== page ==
Tēnā koutou, tēnā koutou, tēnā koutou katoa
In 2010, when Minnie asked Lesley and me to work with her to develop a year-long leadership programme for people with access needs, I didn’t know how. But I said yes anyway. Lesley had had the experience of developing and running Leadership New Zealand, and Minnie had done that programme, so I thought I'd just go along for the ride.
Then I realised, that wasn’t completely true – the “me not knowing how” bit, that is. As we began designing the programme, it dawned on me that I'd been designing workshops for over two decades in my own business. What we were doing was designing 21 days of workshops, using our relationships to invite guest speakers to talk about their own leadership journeys, and facilitating reflection sessions.
This’ll be a doddle, I thought. Wrong again.
The challenge, we learnt, wasn’t the content – that was relatively easy. What we discovered, as we began delivering the first year’s programme, the challenge was presenting the content in a way that accommodated the needs of our participants. We had people who had different learning needs, hearing needs, vision needs, emotional needs, cultural needs and physical needs (one year we had 9 people who used wheelchairs, which created gridlock like London at rush hour – well how it used to be before COVID – not to mention mad rushes for the one accessible bathroom).
This needed more than leadership knowledge. We had to draw on creativity, negotiation, testing, willingness to get it wrong, requests for goodwill and grace, patience and, most importantly, humour. Yes, a lot of humour.
Of course, these requirements aren’t unfamiliar. They are part of a larger set of skills required in leadership. Believe us that, if you want to really grapple with diversity in leadership, invite people with access needs to the table.
Before I address this – actually last – year’s group, let me reflect briefly on ten years. I have NEVER done anything for ten years. EVER. Well, apart from living. I have a self-confessed low threshold for boredom – I might last four or five years in a project or contract, then I'm running, screaming. There are three key things that have kept me engaged and enthused for this long: first, each programme year has been so different, they’ve been like a new job. Second, I have had the privilege to work with some of the most amazing people I've ever met – Lesley, Hannah and Michelle, and Wai, Sam and Erin who have supported me to do my job as well as supporting the programme (and Minnie, trustees and wider Be. Team). Last, but not at all least, the 150 incredibly diverse, courageous and whole-hearted people who have done the programme, some of whom we have tragically lost.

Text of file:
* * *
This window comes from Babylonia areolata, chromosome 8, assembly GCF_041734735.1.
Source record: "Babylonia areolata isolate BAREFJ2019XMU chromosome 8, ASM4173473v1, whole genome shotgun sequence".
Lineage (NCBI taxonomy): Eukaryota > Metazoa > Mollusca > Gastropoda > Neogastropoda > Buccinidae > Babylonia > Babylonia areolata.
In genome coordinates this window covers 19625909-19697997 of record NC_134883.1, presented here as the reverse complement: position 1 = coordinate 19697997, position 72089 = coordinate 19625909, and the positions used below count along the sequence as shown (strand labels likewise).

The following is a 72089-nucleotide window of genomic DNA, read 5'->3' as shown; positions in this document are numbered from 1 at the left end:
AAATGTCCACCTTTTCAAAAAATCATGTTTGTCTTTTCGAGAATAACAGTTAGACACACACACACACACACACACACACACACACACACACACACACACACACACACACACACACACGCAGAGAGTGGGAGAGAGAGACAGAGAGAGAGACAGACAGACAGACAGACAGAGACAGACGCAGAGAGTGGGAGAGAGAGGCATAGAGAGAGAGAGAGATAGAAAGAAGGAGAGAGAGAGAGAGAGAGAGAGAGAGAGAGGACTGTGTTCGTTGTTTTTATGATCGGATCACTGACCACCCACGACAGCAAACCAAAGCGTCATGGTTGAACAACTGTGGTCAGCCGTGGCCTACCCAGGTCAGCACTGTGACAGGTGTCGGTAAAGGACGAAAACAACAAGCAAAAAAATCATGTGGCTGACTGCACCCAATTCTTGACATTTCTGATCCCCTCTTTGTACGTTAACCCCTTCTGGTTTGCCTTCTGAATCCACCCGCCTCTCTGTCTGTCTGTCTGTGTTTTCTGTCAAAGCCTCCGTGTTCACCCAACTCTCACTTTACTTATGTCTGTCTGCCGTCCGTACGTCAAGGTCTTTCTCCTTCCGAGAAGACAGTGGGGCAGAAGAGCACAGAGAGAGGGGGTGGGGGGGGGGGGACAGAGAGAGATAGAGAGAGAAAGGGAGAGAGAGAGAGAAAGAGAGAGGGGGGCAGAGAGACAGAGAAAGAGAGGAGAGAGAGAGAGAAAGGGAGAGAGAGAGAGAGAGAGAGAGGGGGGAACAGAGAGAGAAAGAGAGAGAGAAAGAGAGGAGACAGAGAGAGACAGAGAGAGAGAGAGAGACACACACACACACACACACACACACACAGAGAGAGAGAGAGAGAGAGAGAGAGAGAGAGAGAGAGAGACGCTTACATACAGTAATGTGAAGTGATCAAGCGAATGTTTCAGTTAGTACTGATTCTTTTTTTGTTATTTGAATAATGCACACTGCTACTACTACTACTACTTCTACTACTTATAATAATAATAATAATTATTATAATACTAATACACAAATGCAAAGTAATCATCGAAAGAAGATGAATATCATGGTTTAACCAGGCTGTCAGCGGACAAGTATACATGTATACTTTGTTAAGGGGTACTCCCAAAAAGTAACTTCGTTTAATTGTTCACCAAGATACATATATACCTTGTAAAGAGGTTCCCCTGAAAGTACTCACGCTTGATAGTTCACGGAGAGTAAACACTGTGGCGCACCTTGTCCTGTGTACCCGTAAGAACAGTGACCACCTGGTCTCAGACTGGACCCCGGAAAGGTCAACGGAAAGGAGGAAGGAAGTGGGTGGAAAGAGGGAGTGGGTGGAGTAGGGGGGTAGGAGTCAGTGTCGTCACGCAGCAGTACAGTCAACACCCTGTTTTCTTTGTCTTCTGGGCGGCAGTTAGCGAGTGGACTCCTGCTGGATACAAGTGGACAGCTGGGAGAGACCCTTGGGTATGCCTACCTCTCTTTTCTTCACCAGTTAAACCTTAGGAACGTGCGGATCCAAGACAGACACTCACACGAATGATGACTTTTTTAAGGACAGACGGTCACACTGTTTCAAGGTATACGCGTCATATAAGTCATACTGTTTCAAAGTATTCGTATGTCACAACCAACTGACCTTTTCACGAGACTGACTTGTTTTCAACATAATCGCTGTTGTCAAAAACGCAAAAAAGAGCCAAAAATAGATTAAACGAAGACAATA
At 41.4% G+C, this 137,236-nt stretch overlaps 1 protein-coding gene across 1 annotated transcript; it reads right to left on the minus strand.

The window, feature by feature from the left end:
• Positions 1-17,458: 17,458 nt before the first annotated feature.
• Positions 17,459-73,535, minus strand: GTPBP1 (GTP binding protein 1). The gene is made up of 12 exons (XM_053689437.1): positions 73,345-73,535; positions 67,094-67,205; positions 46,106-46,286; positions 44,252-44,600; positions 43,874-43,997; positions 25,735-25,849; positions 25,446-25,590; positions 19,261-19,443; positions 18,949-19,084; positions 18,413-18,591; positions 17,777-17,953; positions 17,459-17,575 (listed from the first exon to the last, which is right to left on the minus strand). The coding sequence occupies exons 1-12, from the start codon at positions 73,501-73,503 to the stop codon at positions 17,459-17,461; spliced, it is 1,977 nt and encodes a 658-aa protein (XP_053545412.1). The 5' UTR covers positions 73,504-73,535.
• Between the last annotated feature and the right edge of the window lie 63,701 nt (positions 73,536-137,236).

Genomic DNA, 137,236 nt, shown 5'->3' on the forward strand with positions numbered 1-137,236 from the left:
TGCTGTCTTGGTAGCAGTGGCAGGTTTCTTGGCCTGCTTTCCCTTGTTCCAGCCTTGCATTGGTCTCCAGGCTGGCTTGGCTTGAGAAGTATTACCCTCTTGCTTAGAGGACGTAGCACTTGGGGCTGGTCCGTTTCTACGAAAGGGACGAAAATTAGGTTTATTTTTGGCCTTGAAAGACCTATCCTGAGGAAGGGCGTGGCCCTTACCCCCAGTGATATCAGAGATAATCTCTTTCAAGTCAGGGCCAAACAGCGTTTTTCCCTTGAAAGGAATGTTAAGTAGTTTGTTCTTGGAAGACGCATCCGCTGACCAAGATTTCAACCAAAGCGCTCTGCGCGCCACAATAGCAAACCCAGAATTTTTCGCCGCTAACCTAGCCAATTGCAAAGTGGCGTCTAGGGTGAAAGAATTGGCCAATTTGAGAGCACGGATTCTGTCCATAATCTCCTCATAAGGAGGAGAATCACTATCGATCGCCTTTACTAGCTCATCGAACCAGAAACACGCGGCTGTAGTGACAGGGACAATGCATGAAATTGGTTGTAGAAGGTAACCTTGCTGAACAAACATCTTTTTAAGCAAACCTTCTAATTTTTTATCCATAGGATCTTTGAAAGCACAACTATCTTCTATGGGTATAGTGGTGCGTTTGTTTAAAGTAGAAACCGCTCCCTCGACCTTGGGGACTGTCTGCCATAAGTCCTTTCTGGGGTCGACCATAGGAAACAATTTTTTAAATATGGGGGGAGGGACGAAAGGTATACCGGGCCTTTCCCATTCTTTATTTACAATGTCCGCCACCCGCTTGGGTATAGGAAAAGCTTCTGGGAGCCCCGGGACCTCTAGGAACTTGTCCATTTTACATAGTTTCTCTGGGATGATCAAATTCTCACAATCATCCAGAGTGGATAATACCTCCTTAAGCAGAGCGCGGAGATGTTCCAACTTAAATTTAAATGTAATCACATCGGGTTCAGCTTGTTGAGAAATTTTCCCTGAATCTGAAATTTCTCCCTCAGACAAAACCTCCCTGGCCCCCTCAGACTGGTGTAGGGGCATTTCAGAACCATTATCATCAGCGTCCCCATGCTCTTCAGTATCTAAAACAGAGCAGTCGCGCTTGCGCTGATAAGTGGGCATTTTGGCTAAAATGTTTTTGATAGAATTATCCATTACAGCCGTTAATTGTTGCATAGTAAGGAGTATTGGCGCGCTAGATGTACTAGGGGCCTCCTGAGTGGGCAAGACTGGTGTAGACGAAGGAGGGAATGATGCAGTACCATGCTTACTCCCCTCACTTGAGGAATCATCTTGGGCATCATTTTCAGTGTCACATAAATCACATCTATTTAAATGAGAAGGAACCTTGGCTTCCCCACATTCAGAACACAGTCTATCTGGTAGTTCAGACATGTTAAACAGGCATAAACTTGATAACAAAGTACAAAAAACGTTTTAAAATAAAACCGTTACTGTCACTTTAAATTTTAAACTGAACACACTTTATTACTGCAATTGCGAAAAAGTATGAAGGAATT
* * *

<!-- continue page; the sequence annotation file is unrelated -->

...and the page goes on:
Thank you, I'll always be grateful.
To the 2020 group … well let’s be honest ... you got the stink year, didn’t you? Who would have predicted that days after our first session, we’d be in lock down caused by an almost unprecedented pandemic that would change the world? You adapted with grace and agility to the online world, built relationships virtually and took on the mantle of leadership in the most difficult of circumstances. You rolled with the punches, sucked it up and did every other metaphor I can think of. And just when we thought we’d made it through, that bastard virus just had to stick it to you one more time and wreck the last session in November. And yet, here you are, back the following year, committed to finishing what you agreed to do. Bloody good on you. I hope you boast about this experience for the rest of your lives.
So, here’s to ten years of Be. Leadership, in this form. Many of you will know Be. will be redesigning the programme to ensure it responds to the possibilities of the future, dare we imagine.
As for me, I'm stepping away quietly from Be. (not running and screaming). I'm at a time in my life where I want to reflect on my own possibilities going forward in my fifth decade. It’s been a blast Be. Thank you. But it’s not goodbye, just see you in the possibility.
Nō reira, tēnā tatou katoa.